Aims: Application of carbon (C) and nitrogen (N) isotopes is an essential tool to study C and N flows in plant-soil-microorganisms systems. When targeting single plants in a community the tracers need to be added via e.g., leaf-labeling or stem-feeding approaches. In this study we: (i) investigated if bicarbonate can be used to introduce 14C (or 13C) into white clover and ryegrass, and (ii) compared the patterns of 14C and 15N allocation in white clover and ryegrass to evaluate the homogeneity of tracer distribution after two alternative labeling approaches.
Methods: Perennial ryegrass and white clover were pulse labeled with 15N urea via leaf-labeling and 14C either via a 14CO 2 atm or with 14C bicarbonate through leaf-labeling. Plants were sampled 4 days after labeling and prepared for bulk isotope analysis and for 14C imaging to identify plant parts with high and low 14C activity. Subsequently, plant parts with high and low 14C activity were separated and analyzed for 15N enrichment.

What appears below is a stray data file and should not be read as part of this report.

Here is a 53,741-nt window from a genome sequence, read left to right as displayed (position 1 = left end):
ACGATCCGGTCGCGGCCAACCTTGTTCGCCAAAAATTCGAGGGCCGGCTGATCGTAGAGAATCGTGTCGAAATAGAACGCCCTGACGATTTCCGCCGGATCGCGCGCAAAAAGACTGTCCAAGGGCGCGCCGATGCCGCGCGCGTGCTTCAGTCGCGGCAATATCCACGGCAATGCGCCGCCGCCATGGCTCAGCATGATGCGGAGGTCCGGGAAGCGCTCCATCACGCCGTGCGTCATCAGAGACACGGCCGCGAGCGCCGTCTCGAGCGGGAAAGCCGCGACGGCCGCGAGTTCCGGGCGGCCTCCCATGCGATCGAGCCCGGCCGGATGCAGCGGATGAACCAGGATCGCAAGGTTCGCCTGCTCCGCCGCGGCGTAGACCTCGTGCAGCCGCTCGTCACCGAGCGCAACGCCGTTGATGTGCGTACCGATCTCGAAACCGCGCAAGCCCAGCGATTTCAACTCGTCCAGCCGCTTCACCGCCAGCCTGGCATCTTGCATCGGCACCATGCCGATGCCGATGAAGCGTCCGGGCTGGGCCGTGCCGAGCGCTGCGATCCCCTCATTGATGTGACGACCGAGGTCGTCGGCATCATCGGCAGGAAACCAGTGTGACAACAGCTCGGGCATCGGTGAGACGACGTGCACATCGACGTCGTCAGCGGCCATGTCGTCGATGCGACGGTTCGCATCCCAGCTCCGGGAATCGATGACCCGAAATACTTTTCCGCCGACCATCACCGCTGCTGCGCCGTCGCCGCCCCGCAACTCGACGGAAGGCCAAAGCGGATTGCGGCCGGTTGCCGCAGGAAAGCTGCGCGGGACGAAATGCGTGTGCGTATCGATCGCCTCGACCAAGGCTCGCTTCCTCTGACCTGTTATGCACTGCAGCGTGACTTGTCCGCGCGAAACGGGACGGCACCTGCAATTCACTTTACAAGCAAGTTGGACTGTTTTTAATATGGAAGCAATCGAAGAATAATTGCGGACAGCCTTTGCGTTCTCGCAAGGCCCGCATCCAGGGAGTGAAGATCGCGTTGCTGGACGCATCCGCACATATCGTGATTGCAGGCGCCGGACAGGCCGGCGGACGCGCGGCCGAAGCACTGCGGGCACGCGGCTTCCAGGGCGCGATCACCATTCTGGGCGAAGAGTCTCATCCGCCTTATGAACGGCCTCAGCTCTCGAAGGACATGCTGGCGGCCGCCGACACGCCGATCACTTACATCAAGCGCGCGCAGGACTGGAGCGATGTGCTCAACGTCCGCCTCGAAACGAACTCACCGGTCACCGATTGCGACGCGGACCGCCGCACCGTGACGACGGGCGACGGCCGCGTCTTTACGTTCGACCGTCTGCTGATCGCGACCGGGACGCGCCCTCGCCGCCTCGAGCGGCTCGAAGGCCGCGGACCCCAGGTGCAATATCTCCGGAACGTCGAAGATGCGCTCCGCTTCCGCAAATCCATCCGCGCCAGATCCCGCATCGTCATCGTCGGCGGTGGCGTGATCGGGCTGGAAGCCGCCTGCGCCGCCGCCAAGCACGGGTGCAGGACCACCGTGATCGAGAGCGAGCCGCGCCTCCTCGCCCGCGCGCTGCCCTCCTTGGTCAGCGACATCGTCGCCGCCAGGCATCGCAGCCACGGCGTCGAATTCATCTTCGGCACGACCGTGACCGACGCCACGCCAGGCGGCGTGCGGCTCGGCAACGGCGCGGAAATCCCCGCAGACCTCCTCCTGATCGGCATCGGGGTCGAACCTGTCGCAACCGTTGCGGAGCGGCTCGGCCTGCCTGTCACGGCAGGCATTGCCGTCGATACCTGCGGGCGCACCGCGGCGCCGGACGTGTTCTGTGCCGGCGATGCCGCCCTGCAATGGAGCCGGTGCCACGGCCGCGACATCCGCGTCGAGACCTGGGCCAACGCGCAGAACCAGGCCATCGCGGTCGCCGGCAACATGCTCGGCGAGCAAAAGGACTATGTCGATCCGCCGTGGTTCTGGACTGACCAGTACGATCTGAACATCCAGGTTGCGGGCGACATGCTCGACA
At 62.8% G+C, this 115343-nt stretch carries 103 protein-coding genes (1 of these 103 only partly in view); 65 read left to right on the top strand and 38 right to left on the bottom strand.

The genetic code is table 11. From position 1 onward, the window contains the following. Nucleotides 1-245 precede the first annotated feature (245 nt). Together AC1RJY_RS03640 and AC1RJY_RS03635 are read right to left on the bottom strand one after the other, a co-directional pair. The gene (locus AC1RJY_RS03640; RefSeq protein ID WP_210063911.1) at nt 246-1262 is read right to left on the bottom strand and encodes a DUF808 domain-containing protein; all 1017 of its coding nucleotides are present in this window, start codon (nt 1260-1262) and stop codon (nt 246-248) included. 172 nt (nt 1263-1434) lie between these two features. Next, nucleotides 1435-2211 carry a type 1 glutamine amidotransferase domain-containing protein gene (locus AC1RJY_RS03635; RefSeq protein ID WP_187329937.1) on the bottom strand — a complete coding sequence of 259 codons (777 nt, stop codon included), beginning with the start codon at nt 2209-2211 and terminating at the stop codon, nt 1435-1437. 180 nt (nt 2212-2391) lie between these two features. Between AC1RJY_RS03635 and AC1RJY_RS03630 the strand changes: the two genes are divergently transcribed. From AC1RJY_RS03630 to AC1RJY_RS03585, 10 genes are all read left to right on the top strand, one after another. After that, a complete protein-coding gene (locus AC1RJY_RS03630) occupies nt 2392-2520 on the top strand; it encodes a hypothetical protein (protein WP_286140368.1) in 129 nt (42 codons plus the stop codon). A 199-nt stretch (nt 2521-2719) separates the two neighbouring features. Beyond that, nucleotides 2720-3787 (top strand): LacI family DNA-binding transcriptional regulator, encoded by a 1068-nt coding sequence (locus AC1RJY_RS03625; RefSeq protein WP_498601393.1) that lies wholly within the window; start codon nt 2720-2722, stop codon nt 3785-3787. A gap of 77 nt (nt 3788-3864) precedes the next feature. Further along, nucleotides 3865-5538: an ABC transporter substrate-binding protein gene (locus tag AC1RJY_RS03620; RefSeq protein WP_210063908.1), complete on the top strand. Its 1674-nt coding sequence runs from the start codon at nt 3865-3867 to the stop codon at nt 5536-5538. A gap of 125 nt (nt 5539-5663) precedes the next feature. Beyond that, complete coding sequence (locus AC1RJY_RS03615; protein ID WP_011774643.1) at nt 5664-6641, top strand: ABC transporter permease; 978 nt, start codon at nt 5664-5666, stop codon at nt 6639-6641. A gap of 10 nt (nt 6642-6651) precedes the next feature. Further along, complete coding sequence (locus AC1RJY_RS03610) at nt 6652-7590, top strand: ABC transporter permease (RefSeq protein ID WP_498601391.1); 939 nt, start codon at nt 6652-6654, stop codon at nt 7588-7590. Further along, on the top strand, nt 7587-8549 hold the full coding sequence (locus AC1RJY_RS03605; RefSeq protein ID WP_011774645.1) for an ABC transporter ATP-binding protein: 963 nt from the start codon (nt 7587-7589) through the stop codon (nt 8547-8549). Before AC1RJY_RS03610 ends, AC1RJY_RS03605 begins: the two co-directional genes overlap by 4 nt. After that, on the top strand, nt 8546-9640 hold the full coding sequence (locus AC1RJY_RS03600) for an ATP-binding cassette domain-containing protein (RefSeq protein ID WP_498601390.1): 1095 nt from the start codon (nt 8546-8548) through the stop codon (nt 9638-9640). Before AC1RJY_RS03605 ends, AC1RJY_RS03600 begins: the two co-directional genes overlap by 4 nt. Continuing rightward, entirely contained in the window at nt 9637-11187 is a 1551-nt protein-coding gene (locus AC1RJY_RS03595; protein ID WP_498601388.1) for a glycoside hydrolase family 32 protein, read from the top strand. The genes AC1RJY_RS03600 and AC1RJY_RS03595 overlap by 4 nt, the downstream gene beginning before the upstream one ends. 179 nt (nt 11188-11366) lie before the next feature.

Results: Bicarbonate applied by leaf-labeling efficiently introduced 14C into both white clover and ryegrass, although the 14C activity in particular for white clover was found predominantly in the labeled leaf. Using 14C imaging for identification of areas with high (hotspots) and low 14C activity showed that 14C was incorporated very heterogeneously both when using bicarbonate and CO 2 as expected when using pulse labeling. Subsequent analysis of 15N enrichment in plant parts with high and low 14C activity showed that 15N also had a heterogeneous distribution (up to two orders of magnitude).
Conclusion: Bicarbonate can efficiently be used to introduce 14C or 13C into plant via the leaf-labeling method. Both 14C and 15N showed heterogeneous distribution in the plant, although the distribution of 15N was more even than that of 14C.
- Allocation of assimilates
- Isotopic applications
- N utilization
- Pulse labeling
- Tracer allocation
- Programme Area 5: Nature and Climate